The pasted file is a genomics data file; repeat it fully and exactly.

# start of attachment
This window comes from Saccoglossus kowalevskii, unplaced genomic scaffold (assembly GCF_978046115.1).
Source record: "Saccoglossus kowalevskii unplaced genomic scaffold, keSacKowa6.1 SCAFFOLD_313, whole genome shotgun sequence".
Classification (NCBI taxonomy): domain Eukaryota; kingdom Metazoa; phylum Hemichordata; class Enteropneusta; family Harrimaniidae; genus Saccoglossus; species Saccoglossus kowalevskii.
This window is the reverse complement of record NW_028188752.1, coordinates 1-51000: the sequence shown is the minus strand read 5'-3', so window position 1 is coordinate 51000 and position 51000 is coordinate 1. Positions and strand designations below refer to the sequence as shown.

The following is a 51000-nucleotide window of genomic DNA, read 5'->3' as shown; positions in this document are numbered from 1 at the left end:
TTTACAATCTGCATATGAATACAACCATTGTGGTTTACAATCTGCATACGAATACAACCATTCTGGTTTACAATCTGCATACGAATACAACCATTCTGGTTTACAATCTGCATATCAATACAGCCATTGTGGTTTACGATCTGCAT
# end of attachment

This window comes from Saccoglossus kowalevskii, unplaced genomic scaffold (assembly GCF_978046115.1).
Source record: "Saccoglossus kowalevskii unplaced genomic scaffold, keSacKowa6.1 SCAFFOLD_313, whole genome shotgun sequence".
Classification (NCBI taxonomy): domain Eukaryota; kingdom Metazoa; phylum Hemichordata; class Enteropneusta; family Harrimaniidae; genus Saccoglossus; species Saccoglossus kowalevskii.
This window is the reverse complement of record NW_028188752.1, coordinates 1-51000: the sequence shown is the minus strand read 5'-3', so window position 1 is coordinate 51000 and position 51000 is coordinate 1. Positions and strand designations below refer to the sequence as shown.

The following is a 51000-nucleotide window of genomic DNA, read 5'->3' as shown; positions in this document are numbered from 1 at the left end:
TTTACAATCTGCATATGAATACAACCATTGTGGTTTACAATCTGCATACGAATACAACCATTCTGGTTTACAATCTGCATACGAATACAACCATTCTGGTTTACAATCTGCATATCAATACAGCCATTGTGGTTTACGATCTGCAT